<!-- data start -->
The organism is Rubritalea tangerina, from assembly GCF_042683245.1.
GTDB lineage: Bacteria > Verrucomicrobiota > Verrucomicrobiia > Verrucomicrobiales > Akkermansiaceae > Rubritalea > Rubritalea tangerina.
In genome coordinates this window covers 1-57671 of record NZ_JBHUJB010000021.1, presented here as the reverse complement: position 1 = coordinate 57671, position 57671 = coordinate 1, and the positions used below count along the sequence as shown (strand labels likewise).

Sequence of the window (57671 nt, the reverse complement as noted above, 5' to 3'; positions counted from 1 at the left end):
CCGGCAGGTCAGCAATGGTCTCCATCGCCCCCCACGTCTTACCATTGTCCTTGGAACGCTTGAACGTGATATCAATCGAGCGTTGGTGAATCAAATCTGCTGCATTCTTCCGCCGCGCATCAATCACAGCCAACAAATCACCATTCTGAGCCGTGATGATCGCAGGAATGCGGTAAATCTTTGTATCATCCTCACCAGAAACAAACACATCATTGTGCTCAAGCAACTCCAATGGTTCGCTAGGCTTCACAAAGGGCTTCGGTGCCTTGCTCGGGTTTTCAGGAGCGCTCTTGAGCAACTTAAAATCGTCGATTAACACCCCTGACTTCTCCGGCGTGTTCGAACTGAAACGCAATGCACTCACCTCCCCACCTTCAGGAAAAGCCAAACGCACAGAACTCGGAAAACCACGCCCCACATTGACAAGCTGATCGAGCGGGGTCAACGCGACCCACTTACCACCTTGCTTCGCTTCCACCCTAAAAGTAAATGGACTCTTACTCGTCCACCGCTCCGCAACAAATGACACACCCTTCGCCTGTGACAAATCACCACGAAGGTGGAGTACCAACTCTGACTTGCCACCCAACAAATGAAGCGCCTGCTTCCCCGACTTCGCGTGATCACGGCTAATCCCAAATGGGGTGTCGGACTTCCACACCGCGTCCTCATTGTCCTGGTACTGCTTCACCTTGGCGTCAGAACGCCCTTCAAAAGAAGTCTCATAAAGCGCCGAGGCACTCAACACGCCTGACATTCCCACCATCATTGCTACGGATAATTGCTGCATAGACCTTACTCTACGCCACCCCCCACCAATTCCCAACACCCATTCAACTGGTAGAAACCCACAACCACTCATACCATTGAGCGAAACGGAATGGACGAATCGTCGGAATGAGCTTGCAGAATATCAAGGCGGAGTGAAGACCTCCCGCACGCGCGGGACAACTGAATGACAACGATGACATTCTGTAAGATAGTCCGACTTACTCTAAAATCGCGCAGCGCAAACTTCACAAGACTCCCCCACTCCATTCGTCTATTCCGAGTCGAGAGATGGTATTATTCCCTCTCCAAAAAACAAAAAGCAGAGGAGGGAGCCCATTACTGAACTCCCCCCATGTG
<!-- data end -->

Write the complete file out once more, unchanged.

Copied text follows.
The organism is Rubritalea tangerina, from assembly GCF_042683245.1.
GTDB lineage: Bacteria > Verrucomicrobiota > Verrucomicrobiia > Verrucomicrobiales > Akkermansiaceae > Rubritalea > Rubritalea tangerina.
In genome coordinates this window covers 1-57671 of record NZ_JBHUJB010000021.1, presented here as the reverse complement: position 1 = coordinate 57671, position 57671 = coordinate 1, and the positions used below count along the sequence as shown (strand labels likewise).

Sequence of the window (57671 nt, the reverse complement as noted above, 5' to 3'; positions counted from 1 at the left end):
CCGGCAGGTCAGCAATGGTCTCCATCGCCCCCCACGTCTTACCATTGTCCTTGGAACGCTTGAACGTGATATCAATCGAGCGTTGGTGAATCAAATCTGCTGCATTCTTCCGCCGCGCATCAATCACAGCCAACAAATCACCATTCTGAGCCGTGATGATCGCAGGAATGCGGTAAATCTTTGTATCATCCTCACCAGAAACAAACACATCATTGTGCTCAAGCAACTCCAATGGTTCGCTAGGCTTCACAAAGGGCTTCGGTGCCTTGCTCGGGTTTTCAGGAGCGCTCTTGAGCAACTTAAAATCGTCGATTAACACCCCTGACTTCTCCGGCGTGTTCGAACTGAAACGCAATGCACTCACCTCCCCACCTTCAGGAAAAGCCAAACGCACAGAACTCGGAAAACCACGCCCCACATTGACAAGCTGATCGAGCGGGGTCAACGCGACCCACTTACCACCTTGCTTCGCTTCCACCCTAAAAGTAAATGGACTCTTACTCGTCCACCGCTCCGCAACAAATGACACACCCTTCGCCTGTGACAAATCACCACGAAGGTGGAGTACCAACTCTGACTTGCCACCCAACAAATGAAGCGCCTGCTTCCCCGACTTCGCGTGATCACGGCTAATCCCAAATGGGGTGTCGGACTTCCACACCGCGTCCTCATTGTCCTGGTACTGCTTCACCTTGGCGTCAGAACGCCCTTCAAAAGAAGTCTCATAAAGCGCCGAGGCACTCAACACGCCTGACATTCCCACCATCATTGCTACGGATAATTGCTGCATAGACCTTACTCTACGCCACCCCCCACCAATTCCCAACACCCATTCAACTGGTAGAAACCCACAACCACTCATACCATTGAGCGAAACGGAATGGACGAATCGTCGGAATGAGCTTGCAGAATATCAAGGCGGAGTGAAGACCTCCCGCACGCGCGGGACAACTGAATGACAACGATGACATTCTGTAAGATAGTCCGACTTACTCTAAAATCGCGCAGCGCAAACTTCACAAGACTCCCCCACTCCATTCGTCTATTCCGAGTCGAGAGATGGTATTATTCCCTCTCCAAAAAACAAAAAGCAGAGGAGGGAGCCCATTACTGAACTCCCCCCATGTG